According to a new Caring.com survey, only 42 percent of U.S. adults have estate planning documents, such as a will or living trust. For those with children under age 18, the figure is even lower, with just 36 percent having a plan in place.
The extension publication series “Planning Ahead, Difficult Decisions” (available at http://bit.ly/wyoplanahead) provides a start with the estate planning process. The first entry in the series, “Introduction to Estate Planning,” is available as a free interactive short course through extension’s online course catalog. The course takes 30-40 minutes and can be accessed at http://bit.ly/Introduction_to_Estate_Planning
Cole Ehmke, one of the series authors, said, “Estate planning can be confusing and time consuming, and people tend to say, ‘If I die…’ but serious injuries – after which you can’t make your own decisions – and unexpected death do happen.”
Ehmke, an extension personal finance specialist, suggested taking care of affairs now, because delaying may limit options. Planning now can reduce confusion and trouble regarding who gets what property (and when), who will make decisions and what exactly you own.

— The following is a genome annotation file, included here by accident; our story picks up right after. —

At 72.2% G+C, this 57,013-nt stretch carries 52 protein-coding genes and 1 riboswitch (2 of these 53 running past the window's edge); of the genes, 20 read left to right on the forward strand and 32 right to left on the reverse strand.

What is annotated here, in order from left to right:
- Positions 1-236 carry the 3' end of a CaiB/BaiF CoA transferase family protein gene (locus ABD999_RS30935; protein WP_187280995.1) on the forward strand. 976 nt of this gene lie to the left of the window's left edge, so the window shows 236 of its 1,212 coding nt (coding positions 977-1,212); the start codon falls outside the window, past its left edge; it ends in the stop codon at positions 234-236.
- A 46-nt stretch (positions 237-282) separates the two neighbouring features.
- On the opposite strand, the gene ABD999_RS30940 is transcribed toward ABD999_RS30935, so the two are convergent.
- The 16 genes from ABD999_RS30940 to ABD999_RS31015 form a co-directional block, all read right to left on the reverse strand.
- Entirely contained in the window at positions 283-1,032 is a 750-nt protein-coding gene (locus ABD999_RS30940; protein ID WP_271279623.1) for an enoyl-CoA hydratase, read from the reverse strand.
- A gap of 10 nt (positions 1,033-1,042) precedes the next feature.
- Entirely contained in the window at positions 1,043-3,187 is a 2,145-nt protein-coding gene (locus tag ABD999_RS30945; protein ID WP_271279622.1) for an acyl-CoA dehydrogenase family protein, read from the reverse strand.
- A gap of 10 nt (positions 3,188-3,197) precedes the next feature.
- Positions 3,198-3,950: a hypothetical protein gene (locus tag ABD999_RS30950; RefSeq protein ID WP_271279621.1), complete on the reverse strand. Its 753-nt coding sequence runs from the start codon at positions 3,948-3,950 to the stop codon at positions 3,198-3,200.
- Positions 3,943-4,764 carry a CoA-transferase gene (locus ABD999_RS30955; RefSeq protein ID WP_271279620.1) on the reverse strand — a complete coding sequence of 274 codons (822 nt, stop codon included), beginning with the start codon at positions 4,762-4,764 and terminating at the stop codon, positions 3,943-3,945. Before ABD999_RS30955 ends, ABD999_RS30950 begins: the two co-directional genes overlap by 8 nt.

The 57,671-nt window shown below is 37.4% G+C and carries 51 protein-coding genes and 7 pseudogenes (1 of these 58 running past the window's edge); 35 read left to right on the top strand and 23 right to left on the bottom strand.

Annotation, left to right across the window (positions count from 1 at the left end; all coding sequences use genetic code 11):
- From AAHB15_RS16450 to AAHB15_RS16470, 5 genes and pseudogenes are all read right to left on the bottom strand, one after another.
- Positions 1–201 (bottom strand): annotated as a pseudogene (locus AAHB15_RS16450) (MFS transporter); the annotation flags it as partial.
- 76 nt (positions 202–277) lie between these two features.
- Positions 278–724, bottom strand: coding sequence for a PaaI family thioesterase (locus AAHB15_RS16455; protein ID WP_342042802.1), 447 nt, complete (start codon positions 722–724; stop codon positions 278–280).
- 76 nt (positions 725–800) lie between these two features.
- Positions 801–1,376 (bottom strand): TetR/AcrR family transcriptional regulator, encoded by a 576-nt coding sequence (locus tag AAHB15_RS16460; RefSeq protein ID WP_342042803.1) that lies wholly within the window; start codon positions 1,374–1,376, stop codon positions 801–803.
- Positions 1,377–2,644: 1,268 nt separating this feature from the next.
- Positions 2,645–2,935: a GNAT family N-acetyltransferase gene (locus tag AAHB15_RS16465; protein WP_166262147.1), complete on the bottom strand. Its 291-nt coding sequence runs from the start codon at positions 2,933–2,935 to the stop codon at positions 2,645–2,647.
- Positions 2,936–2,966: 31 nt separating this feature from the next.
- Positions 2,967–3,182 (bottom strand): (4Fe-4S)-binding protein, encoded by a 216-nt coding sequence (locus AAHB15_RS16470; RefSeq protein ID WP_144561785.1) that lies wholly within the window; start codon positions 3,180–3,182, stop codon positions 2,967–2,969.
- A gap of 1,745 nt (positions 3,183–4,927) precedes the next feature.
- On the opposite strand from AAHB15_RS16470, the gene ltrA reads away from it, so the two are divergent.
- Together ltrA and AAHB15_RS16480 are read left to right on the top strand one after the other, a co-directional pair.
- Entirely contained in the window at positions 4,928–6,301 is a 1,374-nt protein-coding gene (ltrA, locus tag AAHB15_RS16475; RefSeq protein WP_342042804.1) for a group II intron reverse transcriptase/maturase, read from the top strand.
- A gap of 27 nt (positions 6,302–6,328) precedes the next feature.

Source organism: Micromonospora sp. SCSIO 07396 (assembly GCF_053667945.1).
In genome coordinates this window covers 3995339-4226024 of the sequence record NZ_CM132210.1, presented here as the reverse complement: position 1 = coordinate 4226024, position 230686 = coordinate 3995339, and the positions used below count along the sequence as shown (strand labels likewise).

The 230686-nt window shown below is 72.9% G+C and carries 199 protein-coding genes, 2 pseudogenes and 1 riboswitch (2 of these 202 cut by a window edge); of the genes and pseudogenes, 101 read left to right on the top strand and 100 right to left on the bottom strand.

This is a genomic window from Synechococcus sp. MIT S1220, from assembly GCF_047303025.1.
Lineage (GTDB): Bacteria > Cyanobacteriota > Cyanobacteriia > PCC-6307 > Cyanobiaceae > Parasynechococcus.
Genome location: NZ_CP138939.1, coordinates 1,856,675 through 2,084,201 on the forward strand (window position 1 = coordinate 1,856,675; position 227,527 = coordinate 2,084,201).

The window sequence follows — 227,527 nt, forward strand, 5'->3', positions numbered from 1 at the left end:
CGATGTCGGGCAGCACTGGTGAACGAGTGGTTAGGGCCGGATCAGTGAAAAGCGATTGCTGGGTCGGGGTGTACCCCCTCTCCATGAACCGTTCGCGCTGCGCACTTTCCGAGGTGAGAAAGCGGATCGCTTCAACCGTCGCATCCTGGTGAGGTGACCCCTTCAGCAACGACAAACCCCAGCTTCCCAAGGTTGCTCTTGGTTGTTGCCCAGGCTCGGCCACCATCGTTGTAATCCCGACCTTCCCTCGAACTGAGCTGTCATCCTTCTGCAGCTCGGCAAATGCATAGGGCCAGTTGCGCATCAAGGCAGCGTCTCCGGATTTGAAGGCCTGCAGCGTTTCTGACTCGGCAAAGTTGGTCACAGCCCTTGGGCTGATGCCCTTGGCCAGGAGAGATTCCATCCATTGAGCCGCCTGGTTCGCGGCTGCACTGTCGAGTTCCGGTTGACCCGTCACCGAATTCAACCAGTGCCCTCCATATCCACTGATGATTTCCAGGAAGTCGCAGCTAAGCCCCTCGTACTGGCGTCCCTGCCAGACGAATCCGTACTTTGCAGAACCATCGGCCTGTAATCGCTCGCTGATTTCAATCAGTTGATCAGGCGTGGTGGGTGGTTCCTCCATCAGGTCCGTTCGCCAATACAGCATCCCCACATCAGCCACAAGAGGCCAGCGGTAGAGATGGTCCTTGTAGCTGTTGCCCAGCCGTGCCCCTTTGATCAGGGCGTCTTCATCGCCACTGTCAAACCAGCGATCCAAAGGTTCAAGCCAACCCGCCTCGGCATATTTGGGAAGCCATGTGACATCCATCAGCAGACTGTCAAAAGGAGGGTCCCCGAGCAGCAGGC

“Planning can minimize conflict among heirs, protect privacy, minimize taxes and even increase the size of your estate through life insurance,” he said.
Estate planning is not just for those with large estates. Ehmke offered this advice, “Ask yourself, ‘What happens to my assets and my loved ones when I die?’ Everyone who has property has an estate, and if you don’t have preferences, the statutes of the state of Wyoming will tell a court how to proceed, including how to take care of any dependents you have.”
For other free personal financial courses from UW Extension, including “Personal Financial Literacy: Understanding and Avoiding Credit Pitfalls” and “Wyoming Tax Facts,” go to www.uwyo.edu/uwe and click the Extension Online Courses button.